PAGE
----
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Kenda Venters

Dr. Mark Cichock

Russian Foreign Policy


Russian and the Transcaucasian

Through out the years the Foreign Policy between the Caucasian regions, particularly the Transcaucasian sector, has both expanded positively and negatively. As these regions where brought into the Soviet Union the experienced Communism. Later with the fall of the USSR we see the introduction of a more democratic government by Georgia, Armenia and Azerbaijan. All three face problems with maintaining relations with Russia.

To fully understand each province the bygone times between Russia and the Transcaucasian area must be analyzed. Russia and the Transcaucasian territories each with their own history have not only dated back to the early 1800's. Since then each region has carried with them their own story of the rise and fall of Russia. The three provinces that make up the Transcaucasian sector are Georgia, Armenia, and Azerbaijan. At one point they joined together in the Transcaucasian Federation, but then later they where divided into separate republics in the Soviet Union. All three being occupied by the Red Troops all for their own reason, some was seeking Russia's protection, and others were fighting against the Russian invasion.

Russia and Azerbaijan history of confecting relations have dated back to 1828. Azerbaijan has always been greatly divided between Russia and the Qajars. This feud breams from the Treaty of Turkmanchai which bounden Iran to relinquish is sovereignty. This allowed Russia to overtake control of the Aras River in 1820's. Azerbaijan's location has been the main focus because other countries could capitalize from their accessible trade routes. These bargaining routes through out Azerbaijan connect Europe to Central Asia. The accessible pathways ran near east and on the shore of the Caspian Sea. These routes made its domain relatively profitable to other nations. On February 10, 1828 Russia conceded control over part of Azerbaijan to Persia. This was done by the signing of the Treaty of Turkmenchay. Present frontiers were then able to be established due to the treaty extinguishing the last indigenous dynasties of inhabitant Azerbaijani khans.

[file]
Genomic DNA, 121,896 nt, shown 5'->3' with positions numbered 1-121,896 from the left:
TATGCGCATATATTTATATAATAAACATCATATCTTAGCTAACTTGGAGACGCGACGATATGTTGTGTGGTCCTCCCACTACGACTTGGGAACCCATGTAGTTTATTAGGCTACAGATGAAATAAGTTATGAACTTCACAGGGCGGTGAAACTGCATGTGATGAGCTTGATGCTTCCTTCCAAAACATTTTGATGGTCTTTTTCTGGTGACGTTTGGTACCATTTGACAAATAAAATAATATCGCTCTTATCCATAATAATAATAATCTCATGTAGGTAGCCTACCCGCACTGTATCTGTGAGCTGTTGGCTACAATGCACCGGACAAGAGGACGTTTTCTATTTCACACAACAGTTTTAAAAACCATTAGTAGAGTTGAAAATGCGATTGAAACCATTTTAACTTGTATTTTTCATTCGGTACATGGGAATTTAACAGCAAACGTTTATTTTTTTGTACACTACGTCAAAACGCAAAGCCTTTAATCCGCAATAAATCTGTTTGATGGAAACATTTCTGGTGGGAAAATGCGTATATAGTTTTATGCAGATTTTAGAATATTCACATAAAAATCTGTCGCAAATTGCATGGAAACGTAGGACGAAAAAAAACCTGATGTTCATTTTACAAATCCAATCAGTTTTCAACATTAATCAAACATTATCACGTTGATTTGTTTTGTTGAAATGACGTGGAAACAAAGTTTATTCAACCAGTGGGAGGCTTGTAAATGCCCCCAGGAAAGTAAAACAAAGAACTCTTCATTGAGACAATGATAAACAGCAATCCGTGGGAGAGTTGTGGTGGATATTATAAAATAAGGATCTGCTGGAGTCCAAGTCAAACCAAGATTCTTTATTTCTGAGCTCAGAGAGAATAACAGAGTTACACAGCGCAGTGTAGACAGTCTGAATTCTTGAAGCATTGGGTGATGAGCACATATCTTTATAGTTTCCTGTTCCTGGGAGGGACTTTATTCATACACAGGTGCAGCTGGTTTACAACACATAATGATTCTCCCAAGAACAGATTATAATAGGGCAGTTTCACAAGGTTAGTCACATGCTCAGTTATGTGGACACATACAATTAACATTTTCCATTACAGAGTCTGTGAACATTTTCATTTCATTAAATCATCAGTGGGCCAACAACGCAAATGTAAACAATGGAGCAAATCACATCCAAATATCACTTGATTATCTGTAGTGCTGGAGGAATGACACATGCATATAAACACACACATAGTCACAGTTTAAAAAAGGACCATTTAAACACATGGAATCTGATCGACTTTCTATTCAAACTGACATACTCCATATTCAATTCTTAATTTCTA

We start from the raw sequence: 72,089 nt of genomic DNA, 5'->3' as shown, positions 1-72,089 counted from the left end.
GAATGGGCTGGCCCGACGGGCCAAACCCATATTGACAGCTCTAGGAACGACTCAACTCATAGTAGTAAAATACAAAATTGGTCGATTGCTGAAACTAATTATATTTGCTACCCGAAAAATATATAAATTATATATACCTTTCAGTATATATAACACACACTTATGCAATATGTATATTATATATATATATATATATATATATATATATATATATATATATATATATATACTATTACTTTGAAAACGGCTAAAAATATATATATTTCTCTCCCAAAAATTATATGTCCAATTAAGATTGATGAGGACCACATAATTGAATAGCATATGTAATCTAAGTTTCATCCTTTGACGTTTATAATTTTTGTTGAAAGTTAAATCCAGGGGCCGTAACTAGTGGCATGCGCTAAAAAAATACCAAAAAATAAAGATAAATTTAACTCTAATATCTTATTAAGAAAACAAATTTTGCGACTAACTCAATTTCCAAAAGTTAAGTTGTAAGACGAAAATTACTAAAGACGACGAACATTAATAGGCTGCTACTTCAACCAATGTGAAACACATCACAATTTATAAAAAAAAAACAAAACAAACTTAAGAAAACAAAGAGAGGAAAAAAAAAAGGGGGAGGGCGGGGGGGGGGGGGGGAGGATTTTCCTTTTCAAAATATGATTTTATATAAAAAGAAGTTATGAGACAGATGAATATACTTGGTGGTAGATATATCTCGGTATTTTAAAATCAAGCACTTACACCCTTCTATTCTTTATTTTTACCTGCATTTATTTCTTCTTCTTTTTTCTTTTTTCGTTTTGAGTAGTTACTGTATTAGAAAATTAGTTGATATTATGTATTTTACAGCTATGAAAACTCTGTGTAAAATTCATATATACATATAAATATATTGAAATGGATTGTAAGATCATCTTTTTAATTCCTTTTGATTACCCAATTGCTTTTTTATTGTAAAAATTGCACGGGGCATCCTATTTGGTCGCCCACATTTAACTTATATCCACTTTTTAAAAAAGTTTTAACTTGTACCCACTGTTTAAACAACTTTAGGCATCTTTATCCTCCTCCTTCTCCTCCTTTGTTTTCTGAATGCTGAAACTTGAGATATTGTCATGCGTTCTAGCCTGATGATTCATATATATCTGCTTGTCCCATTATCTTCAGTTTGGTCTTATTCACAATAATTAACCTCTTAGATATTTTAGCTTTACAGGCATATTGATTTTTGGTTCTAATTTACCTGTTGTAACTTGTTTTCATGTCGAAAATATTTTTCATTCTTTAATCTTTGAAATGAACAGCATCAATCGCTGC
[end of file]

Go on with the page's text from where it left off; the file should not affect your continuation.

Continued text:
In 1917, with the fall of the Russian Empire, Azerbaijan made an attempt to claim its independence. January of 1920 the Allies gave acknowledgment of Azerbaijans right of self-determination. It wasn't until later with the occupation of the Soviet Union's Red Army, Azerbaijans freedom was abolished. It was at this time that the first Democratic Azerbaijan Republic disintegrated, leaving the future of Azerbaijan in the hands of the Soviet Union.

At the other side of this three side conjunction we have Russia and Armenia. The Russian and Armenian histories of relations have been conflicting as well. Due to the Bolshevik Revolution, it is during World War I that the "Russian people became discouraged with their injuries and the loss of life they sustained." This left Russia at the edge of total destruction and primed for a revolution. At this point Eastern Armenia saw an opportunity and seized its sovereignty on May 28, 1918. Although Woodrow Wilson rallied for the United States to grant Armenia's independence, the Senate vetoed the mandate by the president. With no other allies Armenia then turned to Turkey for help. It was on August 10 1918 that the Treaty of Sevres was signed by Turkey and Armenia, this giving Armenia acknowledgment as a liberated state due to the treaty. The newly elected leader of the Turkish Government, Mustafa Kemal, beginning in the summer of 1919 to countermand all treaties signed with Armenia.